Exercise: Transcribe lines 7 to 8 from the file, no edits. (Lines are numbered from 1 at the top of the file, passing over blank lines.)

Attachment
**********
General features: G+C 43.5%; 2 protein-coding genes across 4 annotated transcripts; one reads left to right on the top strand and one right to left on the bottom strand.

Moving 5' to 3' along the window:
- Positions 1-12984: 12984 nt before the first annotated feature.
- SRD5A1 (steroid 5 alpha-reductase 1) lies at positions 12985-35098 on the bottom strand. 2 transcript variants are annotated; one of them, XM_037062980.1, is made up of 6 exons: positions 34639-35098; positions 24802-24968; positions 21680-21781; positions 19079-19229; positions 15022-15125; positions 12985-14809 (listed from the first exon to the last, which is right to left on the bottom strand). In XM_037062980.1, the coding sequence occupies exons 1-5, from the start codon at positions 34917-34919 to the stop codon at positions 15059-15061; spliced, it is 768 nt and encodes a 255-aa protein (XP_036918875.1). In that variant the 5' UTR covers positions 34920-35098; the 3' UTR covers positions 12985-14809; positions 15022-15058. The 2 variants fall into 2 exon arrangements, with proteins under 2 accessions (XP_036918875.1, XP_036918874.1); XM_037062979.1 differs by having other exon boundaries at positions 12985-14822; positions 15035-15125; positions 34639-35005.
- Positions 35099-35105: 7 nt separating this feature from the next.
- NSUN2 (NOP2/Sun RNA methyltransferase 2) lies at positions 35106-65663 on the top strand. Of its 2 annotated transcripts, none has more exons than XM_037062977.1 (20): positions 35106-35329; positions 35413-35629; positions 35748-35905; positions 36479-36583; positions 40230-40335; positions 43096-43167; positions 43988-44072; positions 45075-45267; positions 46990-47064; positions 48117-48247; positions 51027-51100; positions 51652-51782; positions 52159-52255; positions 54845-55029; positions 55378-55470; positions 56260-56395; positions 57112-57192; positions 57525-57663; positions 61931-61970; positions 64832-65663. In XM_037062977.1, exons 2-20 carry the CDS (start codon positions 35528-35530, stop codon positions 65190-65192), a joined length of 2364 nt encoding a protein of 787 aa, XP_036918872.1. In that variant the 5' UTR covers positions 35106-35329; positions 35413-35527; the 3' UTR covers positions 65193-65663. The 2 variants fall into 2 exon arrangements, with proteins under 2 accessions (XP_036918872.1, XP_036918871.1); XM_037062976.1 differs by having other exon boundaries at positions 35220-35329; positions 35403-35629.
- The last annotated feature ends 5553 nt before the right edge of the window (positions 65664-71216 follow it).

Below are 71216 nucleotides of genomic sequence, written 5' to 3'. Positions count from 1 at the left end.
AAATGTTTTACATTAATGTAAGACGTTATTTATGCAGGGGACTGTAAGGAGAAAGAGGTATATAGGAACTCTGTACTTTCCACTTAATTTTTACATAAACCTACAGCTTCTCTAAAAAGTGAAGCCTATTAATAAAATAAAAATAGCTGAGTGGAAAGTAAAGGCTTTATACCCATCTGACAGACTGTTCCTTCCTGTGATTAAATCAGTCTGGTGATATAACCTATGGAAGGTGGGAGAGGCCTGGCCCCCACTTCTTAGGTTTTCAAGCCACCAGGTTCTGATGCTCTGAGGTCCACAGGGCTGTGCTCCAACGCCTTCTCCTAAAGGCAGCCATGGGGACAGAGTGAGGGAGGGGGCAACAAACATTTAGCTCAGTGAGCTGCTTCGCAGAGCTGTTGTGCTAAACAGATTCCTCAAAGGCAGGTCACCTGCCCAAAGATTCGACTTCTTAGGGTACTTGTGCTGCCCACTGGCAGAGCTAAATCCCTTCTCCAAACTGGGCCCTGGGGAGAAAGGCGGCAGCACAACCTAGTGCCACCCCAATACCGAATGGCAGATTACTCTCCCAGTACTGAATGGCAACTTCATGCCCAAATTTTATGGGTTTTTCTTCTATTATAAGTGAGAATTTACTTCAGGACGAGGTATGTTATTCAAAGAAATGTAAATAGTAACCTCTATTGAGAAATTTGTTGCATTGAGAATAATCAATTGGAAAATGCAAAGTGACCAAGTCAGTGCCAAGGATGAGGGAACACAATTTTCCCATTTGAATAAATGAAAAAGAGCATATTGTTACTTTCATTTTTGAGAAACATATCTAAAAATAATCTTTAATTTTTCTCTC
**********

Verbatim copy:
- The last annotated feature ends 5553 nt before the right edge of the window (positions 65664-71216 follow it).

Below are 71216 nucleotides of genomic sequence, written 5' to 3'. Positions count from 1 at the left end.